A great addition. Thanks, @nivshah
P/G and P/IP have been added to the watchlist as well.
I think adding points per PA would more accurately depict how many points you could expect from a player. Currently, if someone pinch hits it counts as an entire game played. It makes judging fringe players tougher, because they may have a lower P/G due to occasionally being used as a pinch hitter or being subbed out for a defensive replacement. P/PA would more accurately represent these players, especially when they get to start.
Up thread here, you can see I considered P/PA but reversed course because I wanted to match the denominator with the playing limits, which are G and IP.
I do see your point about P/PA, but I would like to hear from some more folks who use these numbers.
I use P/PA a lot when comparing guys at the end of my bench. A lot of platoon guys don’t play everyday and get a lot of pinch hit at bats (which almost always lowers P/G), but when they play, they do pretty well. Mark Reynolds is a good example from last year – very low 3.52 P/G, but solid 1.29 P/PA. Springer is just one example of a guy with a lower P/PA than Reynolds (1.21), but a much higher P/G (5.37).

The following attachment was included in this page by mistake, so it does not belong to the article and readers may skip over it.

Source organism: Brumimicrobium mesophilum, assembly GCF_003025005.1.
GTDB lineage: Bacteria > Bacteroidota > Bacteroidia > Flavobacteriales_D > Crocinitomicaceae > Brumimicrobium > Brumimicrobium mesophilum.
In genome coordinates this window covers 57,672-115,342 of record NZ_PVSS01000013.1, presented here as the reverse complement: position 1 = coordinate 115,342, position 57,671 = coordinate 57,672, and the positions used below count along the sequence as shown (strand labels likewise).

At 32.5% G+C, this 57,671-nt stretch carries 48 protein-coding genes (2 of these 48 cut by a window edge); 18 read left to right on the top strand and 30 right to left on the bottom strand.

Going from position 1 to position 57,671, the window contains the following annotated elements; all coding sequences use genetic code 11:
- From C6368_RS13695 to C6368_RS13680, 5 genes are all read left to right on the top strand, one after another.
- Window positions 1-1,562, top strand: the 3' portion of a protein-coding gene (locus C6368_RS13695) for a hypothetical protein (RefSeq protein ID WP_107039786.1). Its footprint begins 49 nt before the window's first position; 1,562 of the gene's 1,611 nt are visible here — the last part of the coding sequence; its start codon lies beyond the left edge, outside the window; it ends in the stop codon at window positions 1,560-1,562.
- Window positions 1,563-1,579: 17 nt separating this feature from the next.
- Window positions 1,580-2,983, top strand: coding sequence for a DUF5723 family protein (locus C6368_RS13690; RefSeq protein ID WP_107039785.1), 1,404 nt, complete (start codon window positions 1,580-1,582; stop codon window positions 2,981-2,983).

I do understand the point about using P/G because of the player limits, but don’t think it could hurt to show both.
Space is at a premium already, so showing both isn’t a great option. I’d like to pick one if possible. Both might make the most sense though…
Yeah, I understand. If I had a vote, I’d say to go with P/PA, but also see why it makes sense to have P/G.
I think the ideal would be P-in-GS/GS (solves both needs in one column), but P/G with P/PA is an OK compromise if we can’t have the other. If that is too much real estate, then P/G solves the primary need and leaves platoon guys for the owners who do extra research.
The data might be harder to aggregate for P/GS, but I agree, that would be the best way to do it.